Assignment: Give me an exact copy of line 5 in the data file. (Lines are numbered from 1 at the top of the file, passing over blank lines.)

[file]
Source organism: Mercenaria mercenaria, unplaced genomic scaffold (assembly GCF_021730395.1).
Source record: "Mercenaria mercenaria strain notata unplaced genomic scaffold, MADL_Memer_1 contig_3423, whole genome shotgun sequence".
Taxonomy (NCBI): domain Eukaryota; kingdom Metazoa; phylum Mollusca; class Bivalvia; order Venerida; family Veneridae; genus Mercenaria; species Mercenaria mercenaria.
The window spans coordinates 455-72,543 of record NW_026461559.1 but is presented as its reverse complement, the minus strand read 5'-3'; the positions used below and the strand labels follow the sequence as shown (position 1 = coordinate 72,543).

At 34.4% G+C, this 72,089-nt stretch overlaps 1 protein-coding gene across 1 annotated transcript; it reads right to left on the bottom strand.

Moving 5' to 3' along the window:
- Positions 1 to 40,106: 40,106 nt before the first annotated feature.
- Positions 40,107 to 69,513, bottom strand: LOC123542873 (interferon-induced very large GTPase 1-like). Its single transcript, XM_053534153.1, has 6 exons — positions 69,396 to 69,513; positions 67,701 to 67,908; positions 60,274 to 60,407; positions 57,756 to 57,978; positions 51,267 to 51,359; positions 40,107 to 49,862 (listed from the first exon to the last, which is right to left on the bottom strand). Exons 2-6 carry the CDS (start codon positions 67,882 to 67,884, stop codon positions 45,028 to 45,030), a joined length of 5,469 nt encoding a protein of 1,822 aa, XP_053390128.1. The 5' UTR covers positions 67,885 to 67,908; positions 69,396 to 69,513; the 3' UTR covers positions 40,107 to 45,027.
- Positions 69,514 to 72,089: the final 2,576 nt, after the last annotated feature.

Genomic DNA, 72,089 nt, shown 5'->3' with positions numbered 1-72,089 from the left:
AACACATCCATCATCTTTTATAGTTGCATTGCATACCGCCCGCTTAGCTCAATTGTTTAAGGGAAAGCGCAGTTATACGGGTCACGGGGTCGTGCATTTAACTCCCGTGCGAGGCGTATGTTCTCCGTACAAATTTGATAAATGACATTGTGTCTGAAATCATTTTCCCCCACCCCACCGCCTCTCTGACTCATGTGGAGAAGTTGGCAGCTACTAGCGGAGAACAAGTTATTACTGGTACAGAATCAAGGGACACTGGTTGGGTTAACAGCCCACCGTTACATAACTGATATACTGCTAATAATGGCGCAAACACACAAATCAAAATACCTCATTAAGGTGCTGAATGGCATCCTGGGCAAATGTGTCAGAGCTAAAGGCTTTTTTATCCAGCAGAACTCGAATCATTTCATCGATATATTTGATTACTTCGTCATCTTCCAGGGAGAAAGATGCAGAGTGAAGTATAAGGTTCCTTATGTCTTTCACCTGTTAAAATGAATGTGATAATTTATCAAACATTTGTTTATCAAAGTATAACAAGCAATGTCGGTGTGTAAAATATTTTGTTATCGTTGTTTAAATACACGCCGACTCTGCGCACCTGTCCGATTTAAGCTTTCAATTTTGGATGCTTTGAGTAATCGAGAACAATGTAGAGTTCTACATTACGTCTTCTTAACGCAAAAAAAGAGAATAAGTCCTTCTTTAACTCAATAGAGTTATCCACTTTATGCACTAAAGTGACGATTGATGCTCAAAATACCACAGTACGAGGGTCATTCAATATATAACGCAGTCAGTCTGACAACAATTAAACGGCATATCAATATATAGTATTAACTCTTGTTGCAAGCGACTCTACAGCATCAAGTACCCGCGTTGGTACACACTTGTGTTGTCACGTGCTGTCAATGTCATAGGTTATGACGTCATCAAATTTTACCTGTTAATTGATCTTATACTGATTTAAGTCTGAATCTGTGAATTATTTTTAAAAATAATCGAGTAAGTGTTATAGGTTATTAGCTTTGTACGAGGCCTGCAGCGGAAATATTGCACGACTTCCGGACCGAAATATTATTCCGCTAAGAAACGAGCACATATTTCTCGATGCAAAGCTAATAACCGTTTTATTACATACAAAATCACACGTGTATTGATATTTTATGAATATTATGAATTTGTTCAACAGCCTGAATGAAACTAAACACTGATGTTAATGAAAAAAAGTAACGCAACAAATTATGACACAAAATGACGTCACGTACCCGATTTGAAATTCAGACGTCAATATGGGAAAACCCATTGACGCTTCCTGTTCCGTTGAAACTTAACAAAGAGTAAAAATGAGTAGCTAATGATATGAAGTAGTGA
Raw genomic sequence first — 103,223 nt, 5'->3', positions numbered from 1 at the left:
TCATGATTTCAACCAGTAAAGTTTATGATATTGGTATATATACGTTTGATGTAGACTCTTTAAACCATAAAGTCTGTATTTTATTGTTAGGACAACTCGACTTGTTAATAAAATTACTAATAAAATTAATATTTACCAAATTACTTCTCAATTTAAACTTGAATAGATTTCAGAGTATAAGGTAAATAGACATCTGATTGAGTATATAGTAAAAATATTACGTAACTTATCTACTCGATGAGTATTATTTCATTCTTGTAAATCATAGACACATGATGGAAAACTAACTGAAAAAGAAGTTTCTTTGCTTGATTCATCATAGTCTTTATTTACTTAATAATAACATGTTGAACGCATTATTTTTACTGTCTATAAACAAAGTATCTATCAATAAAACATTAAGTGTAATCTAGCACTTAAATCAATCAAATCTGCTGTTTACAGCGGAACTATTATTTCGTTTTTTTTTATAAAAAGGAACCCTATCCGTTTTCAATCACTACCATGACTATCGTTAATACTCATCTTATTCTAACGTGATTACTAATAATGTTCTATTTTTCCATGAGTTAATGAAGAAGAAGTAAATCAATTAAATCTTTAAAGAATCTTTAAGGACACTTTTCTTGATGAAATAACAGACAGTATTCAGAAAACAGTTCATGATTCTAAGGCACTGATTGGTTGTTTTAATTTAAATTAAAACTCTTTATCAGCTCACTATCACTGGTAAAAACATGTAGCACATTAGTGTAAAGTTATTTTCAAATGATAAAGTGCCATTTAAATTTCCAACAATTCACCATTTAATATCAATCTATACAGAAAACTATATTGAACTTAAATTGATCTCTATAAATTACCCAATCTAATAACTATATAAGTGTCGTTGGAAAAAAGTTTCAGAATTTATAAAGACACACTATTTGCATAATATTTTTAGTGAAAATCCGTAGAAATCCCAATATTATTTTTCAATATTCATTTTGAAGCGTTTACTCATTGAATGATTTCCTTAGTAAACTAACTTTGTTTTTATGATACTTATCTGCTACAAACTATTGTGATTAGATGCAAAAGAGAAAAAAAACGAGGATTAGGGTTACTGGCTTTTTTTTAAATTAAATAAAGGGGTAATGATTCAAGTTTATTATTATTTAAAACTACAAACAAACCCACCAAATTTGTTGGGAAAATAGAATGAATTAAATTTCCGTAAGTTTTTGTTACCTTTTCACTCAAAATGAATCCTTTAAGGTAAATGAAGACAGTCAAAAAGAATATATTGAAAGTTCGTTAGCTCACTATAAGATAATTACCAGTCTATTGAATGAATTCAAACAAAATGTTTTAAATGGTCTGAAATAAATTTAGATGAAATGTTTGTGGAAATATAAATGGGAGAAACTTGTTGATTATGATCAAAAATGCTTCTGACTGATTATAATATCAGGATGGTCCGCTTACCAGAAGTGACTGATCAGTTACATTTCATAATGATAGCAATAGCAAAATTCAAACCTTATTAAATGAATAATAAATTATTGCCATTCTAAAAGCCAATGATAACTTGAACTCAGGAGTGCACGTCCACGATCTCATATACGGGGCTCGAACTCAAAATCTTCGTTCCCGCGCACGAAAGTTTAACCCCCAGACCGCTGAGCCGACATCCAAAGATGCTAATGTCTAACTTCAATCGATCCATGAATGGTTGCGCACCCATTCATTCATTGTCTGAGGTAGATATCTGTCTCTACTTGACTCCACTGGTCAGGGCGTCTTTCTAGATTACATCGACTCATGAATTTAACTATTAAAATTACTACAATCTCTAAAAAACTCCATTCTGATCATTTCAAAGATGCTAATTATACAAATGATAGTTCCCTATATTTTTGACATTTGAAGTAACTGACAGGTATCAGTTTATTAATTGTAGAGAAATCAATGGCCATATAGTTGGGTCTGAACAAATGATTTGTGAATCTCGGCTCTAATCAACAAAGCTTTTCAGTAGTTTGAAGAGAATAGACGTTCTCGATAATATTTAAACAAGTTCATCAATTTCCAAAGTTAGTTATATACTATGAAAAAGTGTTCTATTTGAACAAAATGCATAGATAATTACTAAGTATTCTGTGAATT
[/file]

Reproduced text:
At 34.4% G+C, this 72,089-nt stretch overlaps 1 protein-coding gene across 1 annotated transcript; it reads right to left on the bottom strand.